Longtime Cincinnati Reds broadcaster and former WGHP anchor Marty Brennaman announces retirement:(From WGHP FOX 8 News)
CINCINNATI — Longtime Cincinnati Reds broadcaster Marty Brennaman announced Wednesday that 2019 will be his final season, according to the Cincinnati Inquirer.
Brennaman has been the Reds’ lead broadcaster since 1974.
In 2000, Brennaman won the Ford C. Frick Award, which is presented annually by the National Baseball Hall of Fame. The Ford C. Frick Award is presented to a broadcaster for “major contributions to baseball.”
After graduating from the University of North Carolina in 1965, Brennaman started his career at WGHP.
(Now known as WGHP FOX 8, in High Point, N.C.)
He also worked in Salisbury and Norfolk, Virginia, before taking over as the “Voice of the Reds.”
*****Back in 1965, Marty Brennaman, along with Aquilla Thacker, hosted the WGHP Morning News from 7-8am, on WGHP TV 8 in High Point.*****
CLICK HERE to see Marty and Aquilla hosting the news, back in ’65……..
Brennaman joined the Reds’ broadcast team in 1974, replacing the popular Al Michaels. In his second spring training game, Brennaman accidentally referred to the Reds’ home field in Tampa, Florida, as Al Michaels Field instead of Al Lopez Field.
His first regular-season game at Riverfront Stadium provided a chance to call Hank Aaron’s 714th career homer, which tied Babe Ruth’s record. Brennaman said color commentator Joe Nuxhall turned to him after the inning and asked his new partner, “What the heck do you do for an encore? I said, `I don’t know.”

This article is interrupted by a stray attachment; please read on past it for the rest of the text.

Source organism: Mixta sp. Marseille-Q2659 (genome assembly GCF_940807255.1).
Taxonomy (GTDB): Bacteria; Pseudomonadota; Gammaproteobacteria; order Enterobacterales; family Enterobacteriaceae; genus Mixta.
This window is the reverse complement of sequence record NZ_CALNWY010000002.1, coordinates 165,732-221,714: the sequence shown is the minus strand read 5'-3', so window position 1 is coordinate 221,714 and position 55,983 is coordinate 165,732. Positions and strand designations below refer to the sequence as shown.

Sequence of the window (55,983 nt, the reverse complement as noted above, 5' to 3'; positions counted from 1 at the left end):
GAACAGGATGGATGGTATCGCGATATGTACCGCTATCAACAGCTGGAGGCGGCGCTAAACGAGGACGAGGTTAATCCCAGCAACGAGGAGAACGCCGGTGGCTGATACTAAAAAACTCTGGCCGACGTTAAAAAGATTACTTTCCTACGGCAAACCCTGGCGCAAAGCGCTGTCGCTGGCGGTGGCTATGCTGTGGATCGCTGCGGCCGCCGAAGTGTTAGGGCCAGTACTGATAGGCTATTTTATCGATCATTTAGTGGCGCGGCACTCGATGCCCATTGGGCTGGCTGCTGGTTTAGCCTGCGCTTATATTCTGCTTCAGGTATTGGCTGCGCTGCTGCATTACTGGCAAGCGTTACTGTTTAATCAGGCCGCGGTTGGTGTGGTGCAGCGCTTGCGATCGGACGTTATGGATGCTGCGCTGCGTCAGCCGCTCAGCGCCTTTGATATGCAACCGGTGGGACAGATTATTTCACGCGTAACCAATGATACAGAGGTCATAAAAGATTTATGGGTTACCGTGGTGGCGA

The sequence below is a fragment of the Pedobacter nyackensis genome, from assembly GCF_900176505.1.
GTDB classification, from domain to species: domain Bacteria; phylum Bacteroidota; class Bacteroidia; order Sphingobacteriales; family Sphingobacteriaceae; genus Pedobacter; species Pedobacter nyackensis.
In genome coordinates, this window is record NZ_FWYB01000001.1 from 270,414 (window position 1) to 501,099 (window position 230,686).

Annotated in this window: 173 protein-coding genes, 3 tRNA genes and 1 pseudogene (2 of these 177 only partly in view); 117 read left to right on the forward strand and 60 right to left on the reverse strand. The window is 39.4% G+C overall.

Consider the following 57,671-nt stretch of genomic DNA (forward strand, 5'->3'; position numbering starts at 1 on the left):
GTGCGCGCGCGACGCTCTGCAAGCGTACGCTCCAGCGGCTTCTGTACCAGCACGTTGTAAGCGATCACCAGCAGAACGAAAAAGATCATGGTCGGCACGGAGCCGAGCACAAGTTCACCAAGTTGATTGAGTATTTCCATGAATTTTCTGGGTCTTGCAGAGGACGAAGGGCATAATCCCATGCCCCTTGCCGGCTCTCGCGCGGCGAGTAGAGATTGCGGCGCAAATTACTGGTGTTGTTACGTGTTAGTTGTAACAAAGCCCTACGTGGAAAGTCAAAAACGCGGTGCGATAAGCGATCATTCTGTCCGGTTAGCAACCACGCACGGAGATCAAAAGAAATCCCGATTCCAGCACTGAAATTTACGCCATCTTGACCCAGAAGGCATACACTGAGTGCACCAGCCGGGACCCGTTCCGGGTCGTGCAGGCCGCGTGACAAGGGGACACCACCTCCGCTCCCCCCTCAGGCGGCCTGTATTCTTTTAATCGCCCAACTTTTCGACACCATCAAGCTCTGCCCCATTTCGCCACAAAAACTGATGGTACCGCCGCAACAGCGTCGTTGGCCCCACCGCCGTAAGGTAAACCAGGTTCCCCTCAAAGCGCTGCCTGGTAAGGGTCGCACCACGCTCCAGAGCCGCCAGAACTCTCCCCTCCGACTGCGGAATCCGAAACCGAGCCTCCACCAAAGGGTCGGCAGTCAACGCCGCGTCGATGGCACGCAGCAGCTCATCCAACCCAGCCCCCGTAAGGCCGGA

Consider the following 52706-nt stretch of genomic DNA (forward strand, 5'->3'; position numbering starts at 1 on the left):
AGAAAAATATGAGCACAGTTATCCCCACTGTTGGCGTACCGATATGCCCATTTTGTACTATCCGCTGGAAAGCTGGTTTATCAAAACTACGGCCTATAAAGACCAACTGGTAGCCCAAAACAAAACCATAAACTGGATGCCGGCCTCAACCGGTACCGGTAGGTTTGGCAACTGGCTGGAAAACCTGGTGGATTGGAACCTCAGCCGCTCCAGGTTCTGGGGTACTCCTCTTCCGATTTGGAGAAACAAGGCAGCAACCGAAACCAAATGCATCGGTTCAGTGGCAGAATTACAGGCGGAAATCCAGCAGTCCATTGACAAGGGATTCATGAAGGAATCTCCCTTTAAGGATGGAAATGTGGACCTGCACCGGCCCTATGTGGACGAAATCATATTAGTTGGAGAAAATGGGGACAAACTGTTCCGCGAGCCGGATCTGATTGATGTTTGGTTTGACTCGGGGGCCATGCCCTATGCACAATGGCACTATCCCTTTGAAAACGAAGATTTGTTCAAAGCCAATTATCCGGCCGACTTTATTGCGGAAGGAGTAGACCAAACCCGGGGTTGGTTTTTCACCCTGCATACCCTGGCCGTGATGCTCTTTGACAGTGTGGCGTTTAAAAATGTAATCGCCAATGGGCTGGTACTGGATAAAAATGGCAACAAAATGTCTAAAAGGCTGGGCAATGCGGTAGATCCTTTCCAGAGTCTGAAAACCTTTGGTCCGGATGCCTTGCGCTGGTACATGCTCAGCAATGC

Brennaman and Nuxhall became an endearing broadcast duo for 31 years from 1974-2004. They’d talk about the Big Red Machine’s exploits and compare notes on garden tomatoes. Fans referred to them simply as Marty and Joe.
“Throughout Reds country, Marty and Joe were a staple of summertime, fans tuning in not just for the love of the Reds but because they loved Marty and Joe,” owner Bob Castellini said.
Each of them developed a distinctive sign-off line. Nuxhall, a former Reds pitcher, would say he’s “rounding third and heading for home,” a saying that’s remembered in lights outside Great American Ball Park. Brennaman would end each win by declaring that “this one belongs to the Reds.”